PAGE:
Theory of Ink Transfer in HP-Indigo Digital Press Machines
In the previous NIP conference a model for the electrically driven transfer from the photoconductor roller to the intermediate transfer member roller (ITM drum) was presented . This year we treat the transfer from the ITM drum to the substrate. Rather than providing an exact model, the aim here has been delivering a simple theory that is capable of pointing out general trends and the main parameters leading to perfect transfer.
It will be shown that only ink possessing elastic properties can lead to 100% transfer. Based on this, the ink sandwiched between the ITM drum and the substrate is approximated as real elastic solid having rough surface. The model leads to the conclusions that the main factors governing transfer efficiency are the elastic modulus of the ink and the surfaces of the ITM drum and the substrate. The ink will adhere to that surface where the composite modulus of the surface and the ink is substantially larger. Other parameters influencing transfer are surface energy and roughness. Since elastic modulus varies from material to material by several orders of magnitude and strongly depends on temperature while the range of surface energy and roughness is much more limited, it is natural to control ink transfer through properly selecting the surface modulus of the ITM drum and the temperature dependence of the modulus of the ink.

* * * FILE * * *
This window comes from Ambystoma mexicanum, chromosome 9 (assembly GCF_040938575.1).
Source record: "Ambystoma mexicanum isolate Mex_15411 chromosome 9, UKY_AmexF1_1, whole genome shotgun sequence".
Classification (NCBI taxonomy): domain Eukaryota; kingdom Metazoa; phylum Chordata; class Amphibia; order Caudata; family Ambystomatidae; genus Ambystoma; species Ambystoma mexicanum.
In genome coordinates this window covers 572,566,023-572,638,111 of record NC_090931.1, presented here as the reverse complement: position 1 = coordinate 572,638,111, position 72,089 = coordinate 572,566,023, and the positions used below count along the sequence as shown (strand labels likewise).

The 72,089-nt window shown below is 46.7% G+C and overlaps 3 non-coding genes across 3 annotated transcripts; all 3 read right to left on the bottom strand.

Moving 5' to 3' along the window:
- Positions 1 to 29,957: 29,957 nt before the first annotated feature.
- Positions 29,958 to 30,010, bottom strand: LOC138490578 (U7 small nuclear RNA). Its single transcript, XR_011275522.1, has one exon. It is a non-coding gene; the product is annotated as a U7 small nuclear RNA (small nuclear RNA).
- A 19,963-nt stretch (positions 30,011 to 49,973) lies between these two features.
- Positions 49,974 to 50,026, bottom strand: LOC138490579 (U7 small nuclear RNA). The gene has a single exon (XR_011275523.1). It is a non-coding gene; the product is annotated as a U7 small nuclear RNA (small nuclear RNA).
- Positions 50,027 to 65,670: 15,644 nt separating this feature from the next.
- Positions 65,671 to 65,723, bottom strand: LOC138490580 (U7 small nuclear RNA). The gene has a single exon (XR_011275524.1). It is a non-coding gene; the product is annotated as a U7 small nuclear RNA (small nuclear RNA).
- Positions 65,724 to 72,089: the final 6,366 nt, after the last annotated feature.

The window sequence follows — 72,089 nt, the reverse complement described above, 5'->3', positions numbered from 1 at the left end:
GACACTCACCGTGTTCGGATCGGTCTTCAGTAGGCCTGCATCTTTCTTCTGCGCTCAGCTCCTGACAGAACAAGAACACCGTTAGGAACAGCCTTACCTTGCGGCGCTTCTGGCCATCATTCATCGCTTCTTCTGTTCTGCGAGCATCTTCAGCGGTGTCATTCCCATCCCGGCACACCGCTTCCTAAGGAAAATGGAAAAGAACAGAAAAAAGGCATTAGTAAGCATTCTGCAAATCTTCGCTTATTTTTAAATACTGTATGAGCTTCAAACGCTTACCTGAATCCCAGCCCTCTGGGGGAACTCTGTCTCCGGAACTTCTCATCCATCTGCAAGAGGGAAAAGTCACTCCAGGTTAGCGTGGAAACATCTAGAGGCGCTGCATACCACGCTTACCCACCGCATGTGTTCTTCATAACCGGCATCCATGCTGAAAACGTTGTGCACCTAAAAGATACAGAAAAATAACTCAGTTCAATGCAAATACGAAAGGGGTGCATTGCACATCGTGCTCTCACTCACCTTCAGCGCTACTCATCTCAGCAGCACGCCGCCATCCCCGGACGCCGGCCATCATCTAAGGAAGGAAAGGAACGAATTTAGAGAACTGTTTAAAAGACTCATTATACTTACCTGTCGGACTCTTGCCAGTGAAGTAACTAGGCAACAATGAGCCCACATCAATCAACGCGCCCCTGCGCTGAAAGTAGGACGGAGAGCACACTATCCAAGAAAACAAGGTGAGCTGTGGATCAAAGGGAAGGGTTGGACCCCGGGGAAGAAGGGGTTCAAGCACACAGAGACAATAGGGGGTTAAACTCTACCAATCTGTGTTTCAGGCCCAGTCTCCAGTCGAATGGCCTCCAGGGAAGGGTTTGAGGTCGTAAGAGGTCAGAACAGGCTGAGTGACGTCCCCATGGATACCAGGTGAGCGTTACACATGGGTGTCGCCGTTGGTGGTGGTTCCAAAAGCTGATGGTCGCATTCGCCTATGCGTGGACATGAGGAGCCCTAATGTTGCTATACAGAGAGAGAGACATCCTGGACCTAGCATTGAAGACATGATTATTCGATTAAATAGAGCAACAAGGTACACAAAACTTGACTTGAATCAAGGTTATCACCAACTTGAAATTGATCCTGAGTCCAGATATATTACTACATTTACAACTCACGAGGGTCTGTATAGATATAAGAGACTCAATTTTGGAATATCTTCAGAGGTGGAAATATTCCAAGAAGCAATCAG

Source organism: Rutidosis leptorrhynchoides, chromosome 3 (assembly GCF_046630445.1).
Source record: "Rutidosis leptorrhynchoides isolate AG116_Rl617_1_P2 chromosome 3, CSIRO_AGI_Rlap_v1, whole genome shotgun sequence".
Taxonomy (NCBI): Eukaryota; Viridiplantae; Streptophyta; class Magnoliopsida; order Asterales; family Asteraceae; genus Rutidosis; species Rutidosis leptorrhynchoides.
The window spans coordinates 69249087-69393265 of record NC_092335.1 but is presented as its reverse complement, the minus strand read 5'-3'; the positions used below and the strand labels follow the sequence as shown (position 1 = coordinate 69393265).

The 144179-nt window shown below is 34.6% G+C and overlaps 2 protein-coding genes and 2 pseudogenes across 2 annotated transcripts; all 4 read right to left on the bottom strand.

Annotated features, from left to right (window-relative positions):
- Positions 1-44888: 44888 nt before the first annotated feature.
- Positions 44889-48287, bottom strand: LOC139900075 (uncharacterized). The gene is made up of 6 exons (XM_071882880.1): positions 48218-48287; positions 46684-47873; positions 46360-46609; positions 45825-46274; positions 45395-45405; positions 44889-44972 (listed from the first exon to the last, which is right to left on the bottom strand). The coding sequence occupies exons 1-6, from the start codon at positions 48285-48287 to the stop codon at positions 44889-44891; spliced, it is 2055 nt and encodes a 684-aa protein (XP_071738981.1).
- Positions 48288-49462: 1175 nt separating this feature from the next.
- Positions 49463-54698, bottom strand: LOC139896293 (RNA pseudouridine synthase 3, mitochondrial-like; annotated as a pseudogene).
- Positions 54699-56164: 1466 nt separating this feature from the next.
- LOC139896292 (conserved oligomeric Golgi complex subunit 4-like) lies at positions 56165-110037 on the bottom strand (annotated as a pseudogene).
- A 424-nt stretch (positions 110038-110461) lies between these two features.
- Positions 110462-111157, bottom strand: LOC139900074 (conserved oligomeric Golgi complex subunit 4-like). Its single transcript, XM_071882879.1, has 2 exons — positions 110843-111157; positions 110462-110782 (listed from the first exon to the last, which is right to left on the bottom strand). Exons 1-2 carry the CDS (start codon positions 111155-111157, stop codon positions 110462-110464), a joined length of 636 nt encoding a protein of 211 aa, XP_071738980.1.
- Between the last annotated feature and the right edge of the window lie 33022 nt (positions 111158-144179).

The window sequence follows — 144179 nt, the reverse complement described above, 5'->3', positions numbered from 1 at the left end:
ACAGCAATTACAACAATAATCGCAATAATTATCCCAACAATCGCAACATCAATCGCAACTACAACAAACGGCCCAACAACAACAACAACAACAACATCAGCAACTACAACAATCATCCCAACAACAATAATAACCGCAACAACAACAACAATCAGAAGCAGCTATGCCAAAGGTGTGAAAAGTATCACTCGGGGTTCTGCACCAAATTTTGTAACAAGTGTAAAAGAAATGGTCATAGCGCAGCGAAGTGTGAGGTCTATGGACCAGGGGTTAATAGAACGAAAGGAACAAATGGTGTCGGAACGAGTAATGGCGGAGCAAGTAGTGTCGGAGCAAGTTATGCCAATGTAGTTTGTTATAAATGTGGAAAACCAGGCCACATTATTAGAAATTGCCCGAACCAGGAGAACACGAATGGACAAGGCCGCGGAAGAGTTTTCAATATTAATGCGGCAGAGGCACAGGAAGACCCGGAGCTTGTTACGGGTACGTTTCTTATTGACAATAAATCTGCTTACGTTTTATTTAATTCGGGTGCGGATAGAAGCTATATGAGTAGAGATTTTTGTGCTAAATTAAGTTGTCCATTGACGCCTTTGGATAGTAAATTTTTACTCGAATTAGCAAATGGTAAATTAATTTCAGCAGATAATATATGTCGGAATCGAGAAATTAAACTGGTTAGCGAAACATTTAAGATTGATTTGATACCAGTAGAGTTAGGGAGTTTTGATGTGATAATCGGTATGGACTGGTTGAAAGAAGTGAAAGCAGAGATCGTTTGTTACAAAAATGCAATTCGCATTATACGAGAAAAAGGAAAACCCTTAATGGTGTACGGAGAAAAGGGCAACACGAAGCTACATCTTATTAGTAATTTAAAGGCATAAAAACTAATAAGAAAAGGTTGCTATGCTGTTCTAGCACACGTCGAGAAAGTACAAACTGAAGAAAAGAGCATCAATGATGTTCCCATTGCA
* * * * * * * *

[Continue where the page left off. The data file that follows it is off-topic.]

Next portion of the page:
Finally, it will be shown that HP Indigo's unique ElectroInk and ITM drum ideally fulfill the requirements pinpointed by the theory and ensure 100% ink transfer to the substrate.
Document Type: Research Article
Publication date: 2013-01-01
For more than 30 years, IS&T's series of digital printing conferences have been the leading forum for discussion of advances and new directions in 2D and 3D printing technologies. A comprehensive, industry-wide conference that brings together industry and academia, this meeting includes all aspects of the hardware, materials, software, images, and applications associated with digital printing systems?particularly those involved with additive manufacturing and fabrication?including bio-printing, printed electronics, page-wide, drop-on-demand, desktop and continuous ink jet, toner-based systems, and production digital printing, as well as the engineering capability, optimization, and science involved in these fields. In 2016, the conference changed its name formally to Printing for Fabrication to better reflect the content of the meeting and the evolving technology of printing.
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